CHICAGO — A new industry working group is figuring out how to help plastic break through the glass ceiling.
The Plastics Glazing Working Group, under the umbrella of the American Chemistry Council's plastics division, is pulling together members to dive into U.S. and international building codes — and the building and construction market — to make a case for plastic windows.
The biggest barrier of busting into building codes is that “We're invisible,” said D'Lane Wisner, an ACC consultant and the lead staffer on the building and construction committee, who is spearheading the new group.
“As a material, we're the newbies. These codes have been built up around glass and other materials. There isn't even a definition of plastic in the building codes that we know of,” Wisner said.
The working group, introduced at the International Association of Plastics Distribution annual Convention and Plastics Expo in Chicago in November, already has Evonik Industries AG, Sabic Innovative Plastics, Bayer MaterialScience AG, CPI Daylighting Inc., Eastman Chemical Co., Lucite International Inc. and PolyOne Corp. on board.
ACC is providing staff and support in the coming year's budget, but the real work has to be done by the entire industry, Wisner said.
“It's a classic trade organization objective, to promote and defend plastics in the building and construction market,” he said. “But we're looking for interest not only from the people who make the plastic but the entire value chain because we realize all the way through to the end product is going to need to work together.”
The industry has been pushing for plastic glazing in automotive applications, and it has achieved some limited success with the addition of Sabic's polycarbonate windows showcased in the ultra-lightweight electric car concept developed by a BMW-led Visio.M Consortium. Another encouraging sign for the construction-focused effort is that North American flat-glass demand is growing as the sector starts to bounce back from the Great Recession.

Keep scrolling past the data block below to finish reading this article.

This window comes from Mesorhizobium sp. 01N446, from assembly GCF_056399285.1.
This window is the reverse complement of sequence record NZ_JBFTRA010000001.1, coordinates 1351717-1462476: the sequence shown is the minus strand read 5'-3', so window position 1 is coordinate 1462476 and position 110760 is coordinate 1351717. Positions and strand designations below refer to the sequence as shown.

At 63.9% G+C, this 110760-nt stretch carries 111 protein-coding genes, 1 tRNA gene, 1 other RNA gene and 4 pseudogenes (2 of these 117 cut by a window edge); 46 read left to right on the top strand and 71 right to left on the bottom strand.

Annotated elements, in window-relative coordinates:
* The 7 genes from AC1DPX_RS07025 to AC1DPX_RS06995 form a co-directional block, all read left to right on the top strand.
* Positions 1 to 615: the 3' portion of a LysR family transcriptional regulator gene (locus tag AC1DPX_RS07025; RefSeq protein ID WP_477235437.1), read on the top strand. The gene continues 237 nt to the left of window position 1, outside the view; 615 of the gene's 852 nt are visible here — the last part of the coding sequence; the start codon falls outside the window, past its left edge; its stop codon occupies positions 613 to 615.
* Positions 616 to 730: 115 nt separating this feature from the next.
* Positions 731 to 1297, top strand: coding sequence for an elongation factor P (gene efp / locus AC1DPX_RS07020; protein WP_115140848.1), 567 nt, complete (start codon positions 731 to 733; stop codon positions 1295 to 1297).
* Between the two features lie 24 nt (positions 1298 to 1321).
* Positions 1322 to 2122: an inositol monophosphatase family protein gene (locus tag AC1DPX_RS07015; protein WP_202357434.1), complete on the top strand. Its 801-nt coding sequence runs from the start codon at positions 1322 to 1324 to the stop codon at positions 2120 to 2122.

On top of that, ACC and the U.S. Green Building Council (USGBC) have finally agreed to come to the table to talk about plastic and green building standards.
“It took two years of knocking on that door, and now that door is open,” Wisner said.
Making buildings easier to build, offering more natural light, being energy efficient and gathering up as many points as possible in a system like USGBC's LEED certification are all concerns, said Hector Cabrera, building and construction product marketing leader for Sabic IP, who is on board with the working group.
“USGBC is a big organization, but they're not the only one advocating for more sustainability. The International Code Council is progressing toward more stringent energy efficiency,” Cabrera said. “We believe that plastics can contribute in all of these fields, especially in the energy consumption. This is a great moment to look at this industry again and how we can make plastics possible for glazing applications.”
The first step is driving change in the model building codes and creating necessary product standards, said Tom Niziolek, architectural segment manager for Bayer MaterialScience.
“It's not about applications. It's about finding our way through the building codes,” Niziolek said.
The new group is trying to move fast — another timing factor is that building codes are on a three-year cycle of consideration for the International Code Council, with the first round of proposals due in January.
Once the codes are cracked, making room for plastic glazing will be an ongoing battle, Wisner believes, between evolving building codes and educating building professionals on plastic.
“What this is really about is growing the market together. It really needs to be done together, all the way from the resin producers to the end-market value chain because there's expertise there, there's sweat equity there, and there's a drive there,” he said.
The work will be worth it, Cabrera believes.
“What is the potential? If plastic glazing were just to get just 9 percent of this market, that's 90 billion square feet by 2016,” he said. “That's very compelling and worth our time and effort if we just take the initiative.”